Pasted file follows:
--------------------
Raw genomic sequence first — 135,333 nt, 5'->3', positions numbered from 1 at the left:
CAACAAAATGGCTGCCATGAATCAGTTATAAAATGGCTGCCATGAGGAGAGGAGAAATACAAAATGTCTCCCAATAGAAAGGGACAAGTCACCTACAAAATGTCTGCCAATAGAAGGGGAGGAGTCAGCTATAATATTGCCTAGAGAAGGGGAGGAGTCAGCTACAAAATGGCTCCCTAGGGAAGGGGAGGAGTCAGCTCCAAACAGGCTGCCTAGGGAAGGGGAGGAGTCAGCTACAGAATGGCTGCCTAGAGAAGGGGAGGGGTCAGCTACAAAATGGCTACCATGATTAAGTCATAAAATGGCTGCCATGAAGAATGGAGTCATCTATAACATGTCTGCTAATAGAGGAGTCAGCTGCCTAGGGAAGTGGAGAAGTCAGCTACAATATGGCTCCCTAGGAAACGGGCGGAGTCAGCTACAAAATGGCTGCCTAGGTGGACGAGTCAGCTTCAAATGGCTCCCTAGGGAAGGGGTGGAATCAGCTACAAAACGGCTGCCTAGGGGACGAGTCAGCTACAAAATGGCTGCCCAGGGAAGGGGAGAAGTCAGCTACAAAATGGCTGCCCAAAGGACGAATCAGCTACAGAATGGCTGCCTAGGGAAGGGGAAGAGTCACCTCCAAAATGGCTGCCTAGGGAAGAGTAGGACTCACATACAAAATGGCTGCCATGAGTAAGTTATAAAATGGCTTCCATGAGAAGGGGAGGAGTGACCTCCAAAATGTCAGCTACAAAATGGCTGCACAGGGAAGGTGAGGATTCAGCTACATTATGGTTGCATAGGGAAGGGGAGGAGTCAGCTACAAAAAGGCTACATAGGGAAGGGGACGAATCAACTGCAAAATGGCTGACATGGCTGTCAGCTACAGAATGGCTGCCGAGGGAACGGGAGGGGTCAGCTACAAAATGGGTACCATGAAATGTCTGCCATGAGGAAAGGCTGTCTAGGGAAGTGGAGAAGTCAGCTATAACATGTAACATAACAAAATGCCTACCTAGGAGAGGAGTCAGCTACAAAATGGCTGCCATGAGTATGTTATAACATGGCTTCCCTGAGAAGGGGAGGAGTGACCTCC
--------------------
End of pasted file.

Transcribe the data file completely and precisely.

Raw genomic sequence first — 135,333 nt, 5'->3', positions numbered from 1 at the left:
CAACAAAATGGCTGCCATGAATCAGTTATAAAATGGCTGCCATGAGGAGAGGAGAAATACAAAATGTCTCCCAATAGAAAGGGACAAGTCACCTACAAAATGTCTGCCAATAGAAGGGGAGGAGTCAGCTATAATATTGCCTAGAGAAGGGGAGGAGTCAGCTACAAAATGGCTCCCTAGGGAAGGGGAGGAGTCAGCTCCAAACAGGCTGCCTAGGGAAGGGGAGGAGTCAGCTACAGAATGGCTGCCTAGAGAAGGGGAGGGGTCAGCTACAAAATGGCTACCATGATTAAGTCATAAAATGGCTGCCATGAAGAATGGAGTCATCTATAACATGTCTGCTAATAGAGGAGTCAGCTGCCTAGGGAAGTGGAGAAGTCAGCTACAATATGGCTCCCTAGGAAACGGGCGGAGTCAGCTACAAAATGGCTGCCTAGGTGGACGAGTCAGCTTCAAATGGCTCCCTAGGGAAGGGGTGGAATCAGCTACAAAACGGCTGCCTAGGGGACGAGTCAGCTACAAAATGGCTGCCCAGGGAAGGGGAGAAGTCAGCTACAAAATGGCTGCCCAAAGGACGAATCAGCTACAGAATGGCTGCCTAGGGAAGGGGAAGAGTCACCTCCAAAATGGCTGCCTAGGGAAGAGTAGGACTCACATACAAAATGGCTGCCATGAGTAAGTTATAAAATGGCTTCCATGAGAAGGGGAGGAGTGACCTCCAAAATGTCAGCTACAAAATGGCTGCACAGGGAAGGTGAGGATTCAGCTACATTATGGTTGCATAGGGAAGGGGAGGAGTCAGCTACAAAAAGGCTACATAGGGAAGGGGACGAATCAACTGCAAAATGGCTGACATGGCTGTCAGCTACAGAATGGCTGCCGAGGGAACGGGAGGGGTCAGCTACAAAATGGGTACCATGAAATGTCTGCCATGAGGAAAGGCTGTCTAGGGAAGTGGAGAAGTCAGCTATAACATGTAACATAACAAAATGCCTACCTAGGAGAGGAGTCAGCTACAAAATGGCTGCCATGAGTATGTTATAACATGGCTTCCCTGAGAAGGGGAGGAGTGACCTCC